I have been thinking about how technology has helped and crippled those of us in the video world. Technology such as auto focus lenses that track people in motion can be beneficial such as tracking a person walking. Some of these cameras that can do this are the Canon 70D, 80D and the new Canon 1DX Mark ll. I think technology can help in certain situations and I do believe that this track focusing technology can be useful in certain situations. I feel that since these cameras can do this, many people rely too heavily on it. If you cannot manually focus your camera you shouldn’t be holding it. Let’s say your auto focus tracking feature on your camera begins to malfunction. You have been relying on it for some time, could you pull focus manually, or have you forgotten how to? What good are you behind the camera if you can’t keep things in focus? Utilizing the focus technology can be really beneficial but let’s not forget how to manually focus. Keeping subjects in focus is a great skill and with this skill comes knowledge of your lenses as well. You may want to stay a little wide to make sure you can keep your subjects in focus so you reach for a 28mm lens instead of your 85mm. You know that the wider your lens is the easier things will stay in focus. This is just an example of how important it is to really understand your lenses capabilities, as well as knowing the basics of manual focusing.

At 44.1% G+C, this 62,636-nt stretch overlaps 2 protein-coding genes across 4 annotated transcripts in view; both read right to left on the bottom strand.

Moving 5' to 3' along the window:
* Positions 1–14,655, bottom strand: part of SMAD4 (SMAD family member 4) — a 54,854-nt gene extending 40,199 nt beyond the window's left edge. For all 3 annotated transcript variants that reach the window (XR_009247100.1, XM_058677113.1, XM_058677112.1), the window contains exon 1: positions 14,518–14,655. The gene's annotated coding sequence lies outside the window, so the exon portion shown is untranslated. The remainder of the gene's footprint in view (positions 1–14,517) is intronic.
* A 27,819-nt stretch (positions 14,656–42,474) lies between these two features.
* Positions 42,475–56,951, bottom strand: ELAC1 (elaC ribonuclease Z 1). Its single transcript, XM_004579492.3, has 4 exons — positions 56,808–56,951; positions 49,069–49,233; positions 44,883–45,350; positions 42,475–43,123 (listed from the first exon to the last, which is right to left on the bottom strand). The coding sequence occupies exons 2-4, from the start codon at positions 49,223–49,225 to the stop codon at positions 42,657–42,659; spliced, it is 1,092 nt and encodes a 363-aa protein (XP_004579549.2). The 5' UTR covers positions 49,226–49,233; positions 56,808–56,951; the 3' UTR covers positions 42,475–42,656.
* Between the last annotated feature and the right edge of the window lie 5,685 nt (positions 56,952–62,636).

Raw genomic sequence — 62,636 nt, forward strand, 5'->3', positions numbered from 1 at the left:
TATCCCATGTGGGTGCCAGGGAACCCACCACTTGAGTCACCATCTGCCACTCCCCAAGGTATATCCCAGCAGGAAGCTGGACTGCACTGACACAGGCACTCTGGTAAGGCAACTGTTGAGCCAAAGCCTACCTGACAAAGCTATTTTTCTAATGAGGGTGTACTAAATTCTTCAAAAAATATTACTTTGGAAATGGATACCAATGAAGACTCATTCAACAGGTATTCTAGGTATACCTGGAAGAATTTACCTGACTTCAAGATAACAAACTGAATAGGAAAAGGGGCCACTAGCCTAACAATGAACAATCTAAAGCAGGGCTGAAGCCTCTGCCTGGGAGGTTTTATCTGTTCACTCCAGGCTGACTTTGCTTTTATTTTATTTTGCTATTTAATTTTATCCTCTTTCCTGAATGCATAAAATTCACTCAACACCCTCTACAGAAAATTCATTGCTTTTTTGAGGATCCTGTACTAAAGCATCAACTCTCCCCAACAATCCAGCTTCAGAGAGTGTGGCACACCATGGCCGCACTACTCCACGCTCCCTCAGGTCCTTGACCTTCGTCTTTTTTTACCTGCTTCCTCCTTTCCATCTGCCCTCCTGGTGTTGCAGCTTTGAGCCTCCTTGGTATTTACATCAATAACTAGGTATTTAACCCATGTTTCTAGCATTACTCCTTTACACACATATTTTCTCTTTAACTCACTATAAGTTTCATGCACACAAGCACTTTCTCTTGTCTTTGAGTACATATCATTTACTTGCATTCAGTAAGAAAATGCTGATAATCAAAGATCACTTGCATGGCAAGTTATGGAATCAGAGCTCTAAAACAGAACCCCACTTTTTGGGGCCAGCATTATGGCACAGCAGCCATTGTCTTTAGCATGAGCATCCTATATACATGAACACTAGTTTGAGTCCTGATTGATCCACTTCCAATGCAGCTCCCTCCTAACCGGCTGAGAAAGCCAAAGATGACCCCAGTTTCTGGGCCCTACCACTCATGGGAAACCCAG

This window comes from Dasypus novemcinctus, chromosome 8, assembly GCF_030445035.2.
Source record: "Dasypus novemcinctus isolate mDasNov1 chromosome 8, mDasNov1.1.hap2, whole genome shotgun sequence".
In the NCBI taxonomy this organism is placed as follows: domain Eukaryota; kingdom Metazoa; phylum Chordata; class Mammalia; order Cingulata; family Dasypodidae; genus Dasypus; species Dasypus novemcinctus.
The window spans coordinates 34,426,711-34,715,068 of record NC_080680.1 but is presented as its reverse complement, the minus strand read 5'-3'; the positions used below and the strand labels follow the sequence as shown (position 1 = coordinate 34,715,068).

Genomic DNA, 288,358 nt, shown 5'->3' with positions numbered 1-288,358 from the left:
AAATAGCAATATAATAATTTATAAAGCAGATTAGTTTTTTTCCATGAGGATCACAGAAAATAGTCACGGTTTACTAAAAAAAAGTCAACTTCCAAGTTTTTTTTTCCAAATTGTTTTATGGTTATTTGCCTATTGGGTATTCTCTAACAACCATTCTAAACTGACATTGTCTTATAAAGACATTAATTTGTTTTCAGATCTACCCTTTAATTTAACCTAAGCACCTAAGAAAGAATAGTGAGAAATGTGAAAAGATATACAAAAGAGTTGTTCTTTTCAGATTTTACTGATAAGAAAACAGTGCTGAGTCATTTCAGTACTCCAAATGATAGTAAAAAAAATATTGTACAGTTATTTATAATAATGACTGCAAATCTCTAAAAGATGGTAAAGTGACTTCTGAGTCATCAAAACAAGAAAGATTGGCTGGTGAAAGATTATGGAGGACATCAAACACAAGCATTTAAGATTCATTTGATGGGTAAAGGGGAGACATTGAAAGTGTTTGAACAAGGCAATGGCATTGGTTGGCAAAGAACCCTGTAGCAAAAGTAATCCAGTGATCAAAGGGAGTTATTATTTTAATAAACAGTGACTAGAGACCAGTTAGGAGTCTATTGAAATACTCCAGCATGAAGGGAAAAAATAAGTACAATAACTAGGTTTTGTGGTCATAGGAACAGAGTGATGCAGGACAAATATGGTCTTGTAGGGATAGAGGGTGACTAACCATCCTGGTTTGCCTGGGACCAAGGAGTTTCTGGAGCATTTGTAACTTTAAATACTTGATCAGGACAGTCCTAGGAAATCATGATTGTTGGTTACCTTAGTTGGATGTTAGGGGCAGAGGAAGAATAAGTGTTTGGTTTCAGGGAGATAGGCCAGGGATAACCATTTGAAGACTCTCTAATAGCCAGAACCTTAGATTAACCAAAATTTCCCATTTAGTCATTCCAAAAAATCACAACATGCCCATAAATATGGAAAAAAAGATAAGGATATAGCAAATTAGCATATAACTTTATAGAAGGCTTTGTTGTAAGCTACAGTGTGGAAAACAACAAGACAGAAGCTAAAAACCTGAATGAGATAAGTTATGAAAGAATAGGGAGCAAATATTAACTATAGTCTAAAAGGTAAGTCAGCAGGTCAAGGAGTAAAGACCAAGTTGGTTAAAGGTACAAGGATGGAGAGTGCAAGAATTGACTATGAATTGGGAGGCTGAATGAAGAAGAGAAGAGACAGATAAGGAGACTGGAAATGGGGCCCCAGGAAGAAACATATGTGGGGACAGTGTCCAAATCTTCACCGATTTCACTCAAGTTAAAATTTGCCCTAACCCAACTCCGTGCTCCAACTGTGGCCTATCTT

Another technology that has caught on is the brushless stabilizer gimbals, such as the DJI Ronin. These stabilizers rely on software programs which help keep your camera balanced while flying. I myself use a Glidecam, which does not rely on software to keep it steady. With a Glidecam, you yourself need to know how much weight you need to add to the Glidecam sled in order to keep it balanced. Not only do you need to know how much weight you need to add, but you need to adjust the Glidecam in such a way that it does not sway left to right or front to back. Is it hard? Yes it is, and you need to practice quite a bit to get good. Practice makes you better whenever you try to get better at something. It’s doing the hard work of practicing that gives you the joy when you develop the skill. That skill could be hitting a baseball, playing a guitar, and in this case flying a camera on a stabilizer. Let’s say the software program on these brushless stabilizers fail, then what? You would not be able to fly, and the time it takes to set this software program can be long as well. After I balance my camera on my Glidecam I am ready to go. I can fly it, and I can set it down without a stand. The brushless gimbals need to be set on a stand whenever you are not holding it. What I do like about the brushless gimbals is that they work better when you are recording in windy conditions. When using the Glidecam in windy situations you will find it hard to keep it from swaying.
We as a society have come to rely on technology to make things easier. But in doing so, we cripple our ability to gain new skills. How important are you as a videographer if anyone could pick up a camera that does its focus and a stabilizer that can hold its balance? Whatever happened to practicing your gift, so that you could build your skill?
I have been working in television and media for over 18 years. My experience includes news photojournalist, editor, producer and storyteller. Throughout the years, I have been honored to receive the Edward R. Murrow award, Five Telly Awards, and many more. My motto is “THERE'S AN OPPORTUNITY TO BECOME BETTER AT MY CRAFT EACH TIME I GET BEHIND THE CAMERA."